6 ways to build your team’s resilience
An inspiring conversation with Virginia Ali, the sole surviving founder of Ben’s Chili Bowl, a Washington landmark, took us back through one of the most turbulent periods in our nation’s history, the late 60s race riots following the assassination of civil rights activist Martin Luther King Jr. We also explored the role resiliency plays in building a team’s longevity.
Ali has managed the restaurant since 1958 in a historic section of Northwest D.C., widely revered for its African-American history and status as the “Black Broadway.” As Ali stated, it was not uncommon to see such luminaries as Duke Ellington, Miles Davis, Bessie Smith, Ella Fitzgerald, Nat King Cole, Martin Luther King, Jr. and others at “The Bowl.”
Ali’s story is a steadfast reminder of resiliency as a critical skill set to all organizations as they confront innumerable obstacles over the years. Following are six hallmarks of a resilient team that understands how to manage stress, solve problems and bounce back from adversity.
1. Positive thinking. Leadership consultant and neuroscientist Tara Swart explains that exercises such as smiling, showing gratitude and using positive self-talk have the ability to “reprogram the neural pathways in the brain and prevent automatic shortcuts to negative thought patterns.”
2. Humility. Organizational psychologist Stanley Silverman identifies humility as a correlate of successful leadership and resilient teams. At the opposite end, arrogant behaviors jeopardize interpersonal interactions, feelings of customer satisfaction, loyalty and relationships among co-workers.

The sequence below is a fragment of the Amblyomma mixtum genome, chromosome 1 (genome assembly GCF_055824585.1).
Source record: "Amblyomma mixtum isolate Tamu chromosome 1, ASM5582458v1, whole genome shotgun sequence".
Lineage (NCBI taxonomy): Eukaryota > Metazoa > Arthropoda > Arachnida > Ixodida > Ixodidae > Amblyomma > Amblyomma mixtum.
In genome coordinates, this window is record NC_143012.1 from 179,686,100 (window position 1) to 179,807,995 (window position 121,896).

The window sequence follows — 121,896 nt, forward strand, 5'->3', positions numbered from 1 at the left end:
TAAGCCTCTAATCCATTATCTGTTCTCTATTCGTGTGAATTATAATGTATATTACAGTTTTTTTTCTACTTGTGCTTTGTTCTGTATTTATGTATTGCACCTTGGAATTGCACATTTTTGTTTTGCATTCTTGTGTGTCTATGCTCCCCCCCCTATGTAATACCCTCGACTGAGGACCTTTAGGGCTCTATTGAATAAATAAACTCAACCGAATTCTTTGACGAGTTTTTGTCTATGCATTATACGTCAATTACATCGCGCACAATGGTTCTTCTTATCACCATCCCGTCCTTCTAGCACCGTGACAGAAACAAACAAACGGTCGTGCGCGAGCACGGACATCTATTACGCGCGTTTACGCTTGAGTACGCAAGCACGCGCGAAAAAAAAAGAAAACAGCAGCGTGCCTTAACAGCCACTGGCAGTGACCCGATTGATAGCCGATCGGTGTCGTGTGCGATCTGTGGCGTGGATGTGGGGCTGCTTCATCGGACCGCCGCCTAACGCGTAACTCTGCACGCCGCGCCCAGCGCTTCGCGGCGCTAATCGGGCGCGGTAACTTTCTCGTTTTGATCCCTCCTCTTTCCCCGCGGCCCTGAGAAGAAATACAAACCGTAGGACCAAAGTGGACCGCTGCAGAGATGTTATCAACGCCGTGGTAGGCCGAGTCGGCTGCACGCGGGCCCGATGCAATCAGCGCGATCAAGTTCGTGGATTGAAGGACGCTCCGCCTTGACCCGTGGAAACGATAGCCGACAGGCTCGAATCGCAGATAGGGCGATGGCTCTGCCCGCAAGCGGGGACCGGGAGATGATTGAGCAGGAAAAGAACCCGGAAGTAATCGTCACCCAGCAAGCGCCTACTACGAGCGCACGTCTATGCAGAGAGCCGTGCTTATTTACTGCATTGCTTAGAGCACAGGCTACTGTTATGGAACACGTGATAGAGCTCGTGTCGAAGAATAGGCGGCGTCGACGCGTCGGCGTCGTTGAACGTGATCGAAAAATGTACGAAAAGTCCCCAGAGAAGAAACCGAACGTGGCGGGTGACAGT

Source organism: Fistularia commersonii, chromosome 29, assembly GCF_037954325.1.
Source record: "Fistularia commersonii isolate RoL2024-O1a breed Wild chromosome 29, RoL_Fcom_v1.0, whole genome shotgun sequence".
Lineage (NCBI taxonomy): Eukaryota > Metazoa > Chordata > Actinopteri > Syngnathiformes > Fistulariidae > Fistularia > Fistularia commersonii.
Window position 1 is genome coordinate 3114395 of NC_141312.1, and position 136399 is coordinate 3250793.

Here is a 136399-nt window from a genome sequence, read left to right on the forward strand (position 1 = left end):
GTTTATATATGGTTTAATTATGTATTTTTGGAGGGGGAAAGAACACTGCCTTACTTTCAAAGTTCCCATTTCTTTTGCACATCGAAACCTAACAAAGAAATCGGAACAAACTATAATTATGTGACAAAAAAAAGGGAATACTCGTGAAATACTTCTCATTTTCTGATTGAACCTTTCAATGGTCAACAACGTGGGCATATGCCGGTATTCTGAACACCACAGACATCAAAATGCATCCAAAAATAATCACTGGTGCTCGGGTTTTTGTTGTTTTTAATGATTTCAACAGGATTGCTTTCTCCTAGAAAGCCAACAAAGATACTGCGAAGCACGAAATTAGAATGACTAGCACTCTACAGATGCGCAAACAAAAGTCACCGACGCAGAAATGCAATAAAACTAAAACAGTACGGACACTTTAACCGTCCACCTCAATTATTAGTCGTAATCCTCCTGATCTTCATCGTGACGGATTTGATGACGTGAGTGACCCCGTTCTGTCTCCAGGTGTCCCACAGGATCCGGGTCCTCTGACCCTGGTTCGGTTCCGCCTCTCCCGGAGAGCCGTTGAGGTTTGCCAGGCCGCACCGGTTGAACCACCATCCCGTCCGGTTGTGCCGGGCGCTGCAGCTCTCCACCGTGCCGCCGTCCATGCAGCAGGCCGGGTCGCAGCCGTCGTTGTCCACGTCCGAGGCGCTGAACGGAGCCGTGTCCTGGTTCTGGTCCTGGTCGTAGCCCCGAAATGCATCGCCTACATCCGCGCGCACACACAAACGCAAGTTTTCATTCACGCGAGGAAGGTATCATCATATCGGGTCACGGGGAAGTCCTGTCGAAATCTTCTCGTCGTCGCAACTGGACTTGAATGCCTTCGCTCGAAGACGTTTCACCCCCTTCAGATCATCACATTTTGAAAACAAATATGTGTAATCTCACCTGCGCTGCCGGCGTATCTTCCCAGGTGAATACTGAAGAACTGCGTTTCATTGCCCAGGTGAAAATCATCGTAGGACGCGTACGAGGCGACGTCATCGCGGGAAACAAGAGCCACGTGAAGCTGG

3. Intuition. An empowering leadership tool in the workplace, intuition helps a team excel in social situations and navigate complex change management. It also points to higher social intelligence (a theory developed by American psychologist Edward Thorndike), defined as “the ability to understand and manage to act wisely in human relations.”
4. Courage. Harvard business school professor Amy Edmondson reports that fear is the #1 destroyer of great teamwork and productive workers. Challenging our fears helps us take ownership, breed clarity through action and foster assurance to attain larger individual and organizational goals.
5. Gratitude. One Glassdoor survey found 81 percent of employees are motivated to work harder when they feel appreciated. It is an important facet of job satisfaction, employee productivity and retention. Professor of psychology at Northeastern University David DeSteno claims it “increases perseverance on difficult tasks by over 30 percent.”
6. Emotional agility. Harvard psychologist Susan David defines this as the ability to “face emotions, move forward deliberately, recognize when we’re feeling stressed and act in a way that is aligned with our personal values and goals.” This quality is pivotal in enabling a team to effectively transform challenges into opportunities. Focusing on solutions, not mistakes, increases motivation exponentially.